I am a self proclaimed foodie. At some point in life, I actually had this funda that there’s no life without food. That’s how essential food has been as part of my growing up.
Growing up in a small town, the first proper restaurant that opened near my house was a small south Indian joint. Having traveled extensively, my father was proud to have been acquainted with the special cuisines of various parts of the country. Born and raised in Kolkata, eating out at restaurants was part of embracing the new culture for my mother. Thus we became such regulars at this eatery that the owner gradually ended up taking our suggestions regarding decor, food, menu changes and even background music that was played.
Computer science was a new subject introduced in our school during that time. Quite a few of us went to various aspiring institutes to learn about basic programming. It was a different matter altogether that I spent most of my days there playing Mario and car chase. Every Monday, my parents would come to the institute post classes and we would walk down to the restaurant, if it could be called so. The place had 4 tables and 14 chairs and never for once in the two years that we visited weekly, did I ever find them fully occupied. The menu started with plain dosa, idly and ended with masala dosa. Our choices varied between the two dosas, idly lying ignored alway. With time, new items like vada, uttapam were introduced and surprisingly, Ma turned out to be the most adventurous one among us, always game for a new item to order.
Eventually after passing out of school, the pressure of studies and the feeling of having grown up proved to be a deterring factor in our weekly ritual. So most of the time, Baba would parcel the food for us and we ate it at home. By then, the eatery had also transformed into a favorite spot for high school and college going students and couples romantic retreat.
Despite living in different corners of the country and trying out the best of cuisines, every time I came home, I would start craving for that masala dosa. The place had started expanding, it had introduced many more items but the quality had dipped. My parents, with an extra penchant for cleanliness and hygiene failed to understand why I would still want to eat that extra oily and too salty dosas. Papdi chat and dahi vadas were the next addition to our list of must have items. I have spent more a decade in various places of Karnataka yet till date nothing could break my conviction that the best masala dosa was only made in the kitchen of that South Indian joint in my home town.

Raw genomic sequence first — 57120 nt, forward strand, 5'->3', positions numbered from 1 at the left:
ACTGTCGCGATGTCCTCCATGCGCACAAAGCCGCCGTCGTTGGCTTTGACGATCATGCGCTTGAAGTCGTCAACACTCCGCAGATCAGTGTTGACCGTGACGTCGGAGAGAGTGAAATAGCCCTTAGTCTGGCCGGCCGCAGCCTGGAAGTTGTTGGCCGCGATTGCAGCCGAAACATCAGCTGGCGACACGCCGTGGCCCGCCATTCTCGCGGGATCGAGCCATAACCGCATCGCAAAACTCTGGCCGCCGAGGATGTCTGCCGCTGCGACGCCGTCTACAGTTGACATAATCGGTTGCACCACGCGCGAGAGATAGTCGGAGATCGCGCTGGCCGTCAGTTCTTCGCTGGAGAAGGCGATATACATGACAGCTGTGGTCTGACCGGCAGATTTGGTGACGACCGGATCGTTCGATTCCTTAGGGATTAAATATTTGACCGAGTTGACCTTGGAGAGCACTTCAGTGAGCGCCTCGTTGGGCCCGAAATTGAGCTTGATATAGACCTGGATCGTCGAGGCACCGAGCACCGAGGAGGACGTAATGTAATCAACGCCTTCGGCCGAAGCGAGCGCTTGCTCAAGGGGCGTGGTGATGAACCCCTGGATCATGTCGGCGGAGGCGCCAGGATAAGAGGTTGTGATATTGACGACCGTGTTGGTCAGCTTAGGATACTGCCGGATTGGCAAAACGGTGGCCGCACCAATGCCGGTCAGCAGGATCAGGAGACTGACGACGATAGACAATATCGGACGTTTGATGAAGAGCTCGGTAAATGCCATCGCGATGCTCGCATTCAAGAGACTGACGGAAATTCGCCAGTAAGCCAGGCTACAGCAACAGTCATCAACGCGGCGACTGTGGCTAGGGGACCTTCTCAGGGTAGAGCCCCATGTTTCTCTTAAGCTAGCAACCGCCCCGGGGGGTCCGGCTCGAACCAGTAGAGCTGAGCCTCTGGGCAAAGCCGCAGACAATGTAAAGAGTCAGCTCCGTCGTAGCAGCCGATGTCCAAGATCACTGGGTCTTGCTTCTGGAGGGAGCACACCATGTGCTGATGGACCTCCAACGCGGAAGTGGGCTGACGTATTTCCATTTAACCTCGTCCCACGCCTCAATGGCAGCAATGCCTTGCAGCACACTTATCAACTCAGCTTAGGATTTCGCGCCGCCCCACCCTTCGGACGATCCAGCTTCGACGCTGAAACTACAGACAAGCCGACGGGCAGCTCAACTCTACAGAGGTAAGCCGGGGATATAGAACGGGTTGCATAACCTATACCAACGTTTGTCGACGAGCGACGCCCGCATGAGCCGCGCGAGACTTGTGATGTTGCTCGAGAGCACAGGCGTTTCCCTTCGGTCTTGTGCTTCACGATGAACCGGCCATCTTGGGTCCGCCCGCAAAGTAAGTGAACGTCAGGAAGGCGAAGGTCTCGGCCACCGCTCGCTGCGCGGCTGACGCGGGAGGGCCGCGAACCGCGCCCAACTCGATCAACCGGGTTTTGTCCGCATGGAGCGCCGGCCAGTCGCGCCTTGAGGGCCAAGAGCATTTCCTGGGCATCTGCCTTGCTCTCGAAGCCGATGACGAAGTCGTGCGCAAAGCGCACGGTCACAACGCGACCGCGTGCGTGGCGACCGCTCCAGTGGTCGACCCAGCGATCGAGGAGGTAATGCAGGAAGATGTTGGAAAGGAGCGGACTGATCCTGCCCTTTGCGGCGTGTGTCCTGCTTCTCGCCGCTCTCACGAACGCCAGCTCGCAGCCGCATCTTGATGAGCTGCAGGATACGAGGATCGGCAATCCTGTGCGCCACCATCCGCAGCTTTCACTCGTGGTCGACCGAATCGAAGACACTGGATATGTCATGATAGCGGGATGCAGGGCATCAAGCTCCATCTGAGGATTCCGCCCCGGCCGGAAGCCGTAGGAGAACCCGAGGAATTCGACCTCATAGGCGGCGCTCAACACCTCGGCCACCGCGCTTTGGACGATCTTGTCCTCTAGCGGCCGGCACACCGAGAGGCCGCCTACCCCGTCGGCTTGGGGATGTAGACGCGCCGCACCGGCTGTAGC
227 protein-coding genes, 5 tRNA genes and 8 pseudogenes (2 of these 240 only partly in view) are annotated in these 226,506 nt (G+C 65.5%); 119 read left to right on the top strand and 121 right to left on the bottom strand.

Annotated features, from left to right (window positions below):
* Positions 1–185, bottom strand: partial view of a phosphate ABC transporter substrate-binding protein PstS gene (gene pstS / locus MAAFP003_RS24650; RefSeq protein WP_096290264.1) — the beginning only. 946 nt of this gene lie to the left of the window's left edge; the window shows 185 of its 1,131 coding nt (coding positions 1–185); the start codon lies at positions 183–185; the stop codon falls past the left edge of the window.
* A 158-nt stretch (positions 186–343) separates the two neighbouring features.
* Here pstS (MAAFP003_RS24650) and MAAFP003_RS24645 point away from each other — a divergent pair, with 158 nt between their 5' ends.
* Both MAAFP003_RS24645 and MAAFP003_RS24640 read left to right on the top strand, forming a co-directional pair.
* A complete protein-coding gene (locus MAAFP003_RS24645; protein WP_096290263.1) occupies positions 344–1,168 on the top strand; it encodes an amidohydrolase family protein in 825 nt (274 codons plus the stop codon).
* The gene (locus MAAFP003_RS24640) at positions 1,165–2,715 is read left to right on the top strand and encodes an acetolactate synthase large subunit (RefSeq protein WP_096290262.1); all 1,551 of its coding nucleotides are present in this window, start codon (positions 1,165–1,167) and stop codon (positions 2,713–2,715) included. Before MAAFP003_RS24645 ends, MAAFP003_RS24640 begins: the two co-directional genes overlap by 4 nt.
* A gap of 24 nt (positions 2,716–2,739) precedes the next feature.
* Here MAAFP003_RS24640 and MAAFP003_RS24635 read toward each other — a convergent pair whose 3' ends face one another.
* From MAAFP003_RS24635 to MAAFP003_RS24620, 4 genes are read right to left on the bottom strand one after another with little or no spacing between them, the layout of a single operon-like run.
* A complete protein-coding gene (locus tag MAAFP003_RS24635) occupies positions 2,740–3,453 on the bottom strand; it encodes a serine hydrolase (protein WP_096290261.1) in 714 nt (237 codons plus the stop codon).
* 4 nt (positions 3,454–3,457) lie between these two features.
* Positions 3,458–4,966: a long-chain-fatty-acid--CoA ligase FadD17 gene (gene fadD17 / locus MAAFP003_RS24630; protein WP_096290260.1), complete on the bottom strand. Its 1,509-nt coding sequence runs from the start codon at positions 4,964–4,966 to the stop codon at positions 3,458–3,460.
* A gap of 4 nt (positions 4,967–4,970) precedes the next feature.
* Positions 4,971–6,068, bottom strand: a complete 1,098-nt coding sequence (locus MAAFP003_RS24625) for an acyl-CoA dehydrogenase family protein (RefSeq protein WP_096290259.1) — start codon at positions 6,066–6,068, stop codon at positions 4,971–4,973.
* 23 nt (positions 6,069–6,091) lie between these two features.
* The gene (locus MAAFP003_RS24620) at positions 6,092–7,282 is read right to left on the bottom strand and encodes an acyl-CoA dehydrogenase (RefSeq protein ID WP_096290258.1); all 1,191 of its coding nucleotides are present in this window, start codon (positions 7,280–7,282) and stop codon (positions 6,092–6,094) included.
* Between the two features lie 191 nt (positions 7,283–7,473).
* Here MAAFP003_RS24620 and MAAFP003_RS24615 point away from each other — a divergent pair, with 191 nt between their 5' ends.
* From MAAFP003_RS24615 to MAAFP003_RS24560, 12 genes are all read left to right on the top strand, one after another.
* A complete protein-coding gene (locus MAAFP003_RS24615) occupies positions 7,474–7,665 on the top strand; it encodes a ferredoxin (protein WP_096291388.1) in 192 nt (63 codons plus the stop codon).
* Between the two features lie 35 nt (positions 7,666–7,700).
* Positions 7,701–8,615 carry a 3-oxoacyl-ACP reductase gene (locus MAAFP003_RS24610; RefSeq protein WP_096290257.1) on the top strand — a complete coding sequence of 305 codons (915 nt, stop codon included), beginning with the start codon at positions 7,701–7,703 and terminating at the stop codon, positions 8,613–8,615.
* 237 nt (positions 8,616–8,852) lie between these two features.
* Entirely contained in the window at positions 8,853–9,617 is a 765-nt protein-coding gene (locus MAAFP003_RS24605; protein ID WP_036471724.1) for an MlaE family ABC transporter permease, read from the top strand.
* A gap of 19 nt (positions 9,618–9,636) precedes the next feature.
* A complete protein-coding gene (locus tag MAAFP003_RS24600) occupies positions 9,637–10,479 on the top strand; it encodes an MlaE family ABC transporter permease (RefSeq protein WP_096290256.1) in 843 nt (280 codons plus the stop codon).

As years passed on, my home trips became quite infrequent. With Ma’s demise, I started preferring to stay in the Kolkata flat whenever Tanmoy and I flew down. The maximum time I would spend in my hometown would range between 3 to 7days. And a major chunk of it was at my in laws place. Sub consciously, I started avoiding places and items that had too many images associated with Ma. So the eatery was conveniently forgotten.
Tanmoy and I have grown up in the same town. Since the number of entertainment options in most of the small towns is relatively less, it so happened that he too had some extremely fond memories of the same restaurant. His first bread pakoda, the first outing with a friend to a restaurant, his many durga puja outings were enough happy tales and reasons for him wanting to revisit the place with me.
After Gogol’s birth, we moved back to Berhampore for few months. With the lack of qualified caretaker options available in Kolkata, it became mainly Baba and me taking turns to look after a month old Gogol after my in-laws left. A new job at a far away posting meant the husband could manage to visit only on weekends. With a breastfeeding infant, going out itself was an impossible affair. But when we managed to do that after six months, we decided to opt for the newly opened three star restaurant in town. After all, one would want the best option available with such restictions.
Somewhere next year, a mini reunion of school friends was decided in the eatery. The earlier one was scheduled near my house so that I could come back fast, if needed. So, after almost two decades I had chosen to revisit the place.
I couldn’t believe that it had changed so much. There was a AC restaurant on the top floor and a garden restaurant below. The space alloted for serving food was now the reception area with a manager to welcome guests. It was hardly the same place which I would frequent with my parents. There was nothing left of the images and memories that I carried close to my heart. The menu had expanded from south Indian to Chinese to north Indian. There was a non alcoholic drinks counter put recently ranging from sundaes to floats. The few things that remained constant were the vegetarian only option, oil dripping, slightly burnt and a bit salty dosas and the same old owner who had started turning bald.
Of late, Tanmoy and I ensure to visit the place at least once whenever we take a trip back home. We even tried taking Gogol couple of times just to tell him why it’s such a favorite place of ours. These days, every time I meet a school or high school friend or there’s any sort of reunion, effortlessly I say “Let’s meet over a cup of coffee and Masada Dosa at Nandan.”
That newly opened Nandan of mid 90s will always be etched as a memory of my past associated with my MA, securing a place for itself in my heart. The newly renovated, spacious, multicuisined Nandan of today stands as a symbol of the inevitable change for survival. The first,I cherish. The second, I still visit. I have learnt to accept the fact that memories of the past can coexist peacefully with happenings of the present for the same object and incidents. And that puts me at ease.